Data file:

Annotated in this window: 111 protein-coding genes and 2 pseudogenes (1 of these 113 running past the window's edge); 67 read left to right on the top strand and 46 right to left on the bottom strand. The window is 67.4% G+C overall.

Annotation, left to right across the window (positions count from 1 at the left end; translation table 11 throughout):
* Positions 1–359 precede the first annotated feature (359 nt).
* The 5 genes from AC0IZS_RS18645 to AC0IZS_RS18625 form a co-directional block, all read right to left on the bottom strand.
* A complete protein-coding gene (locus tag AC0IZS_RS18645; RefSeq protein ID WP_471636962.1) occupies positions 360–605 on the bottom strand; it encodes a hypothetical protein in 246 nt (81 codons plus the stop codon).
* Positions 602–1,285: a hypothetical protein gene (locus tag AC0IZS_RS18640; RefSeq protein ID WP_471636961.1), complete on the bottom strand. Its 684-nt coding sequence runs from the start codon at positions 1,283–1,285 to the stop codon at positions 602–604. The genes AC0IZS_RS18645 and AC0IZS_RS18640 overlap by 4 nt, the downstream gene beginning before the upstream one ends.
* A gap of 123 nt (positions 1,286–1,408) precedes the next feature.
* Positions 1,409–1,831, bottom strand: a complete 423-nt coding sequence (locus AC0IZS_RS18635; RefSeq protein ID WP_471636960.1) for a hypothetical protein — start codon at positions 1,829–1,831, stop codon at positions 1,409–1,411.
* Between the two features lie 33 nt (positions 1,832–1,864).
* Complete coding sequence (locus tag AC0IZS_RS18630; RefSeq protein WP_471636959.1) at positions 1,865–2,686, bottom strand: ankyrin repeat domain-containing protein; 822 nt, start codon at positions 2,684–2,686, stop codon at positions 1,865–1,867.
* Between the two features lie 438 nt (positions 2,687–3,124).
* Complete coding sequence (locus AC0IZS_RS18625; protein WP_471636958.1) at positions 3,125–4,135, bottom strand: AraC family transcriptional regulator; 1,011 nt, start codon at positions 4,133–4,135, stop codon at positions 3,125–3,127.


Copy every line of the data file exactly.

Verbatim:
Annotated in this window: 111 protein-coding genes and 2 pseudogenes (1 of these 113 running past the window's edge); 67 read left to right on the top strand and 46 right to left on the bottom strand. The window is 67.4% G+C overall.

Annotation, left to right across the window (positions count from 1 at the left end; translation table 11 throughout):
* Positions 1–359 precede the first annotated feature (359 nt).
* The 5 genes from AC0IZS_RS18645 to AC0IZS_RS18625 form a co-directional block, all read right to left on the bottom strand.
* A complete protein-coding gene (locus tag AC0IZS_RS18645; RefSeq protein ID WP_471636962.1) occupies positions 360–605 on the bottom strand; it encodes a hypothetical protein in 246 nt (81 codons plus the stop codon).
* Positions 602–1,285: a hypothetical protein gene (locus tag AC0IZS_RS18640; RefSeq protein ID WP_471636961.1), complete on the bottom strand. Its 684-nt coding sequence runs from the start codon at positions 1,283–1,285 to the stop codon at positions 602–604. The genes AC0IZS_RS18645 and AC0IZS_RS18640 overlap by 4 nt, the downstream gene beginning before the upstream one ends.
* A gap of 123 nt (positions 1,286–1,408) precedes the next feature.
* Positions 1,409–1,831, bottom strand: a complete 423-nt coding sequence (locus AC0IZS_RS18635; RefSeq protein ID WP_471636960.1) for a hypothetical protein — start codon at positions 1,829–1,831, stop codon at positions 1,409–1,411.
* Between the two features lie 33 nt (positions 1,832–1,864).
* Complete coding sequence (locus tag AC0IZS_RS18630; RefSeq protein WP_471636959.1) at positions 1,865–2,686, bottom strand: ankyrin repeat domain-containing protein; 822 nt, start codon at positions 2,684–2,686, stop codon at positions 1,865–1,867.
* Between the two features lie 438 nt (positions 2,687–3,124).
* Complete coding sequence (locus AC0IZS_RS18625; protein WP_471636958.1) at positions 3,125–4,135, bottom strand: AraC family transcriptional regulator; 1,011 nt, start codon at positions 4,133–4,135, stop codon at positions 3,125–3,127.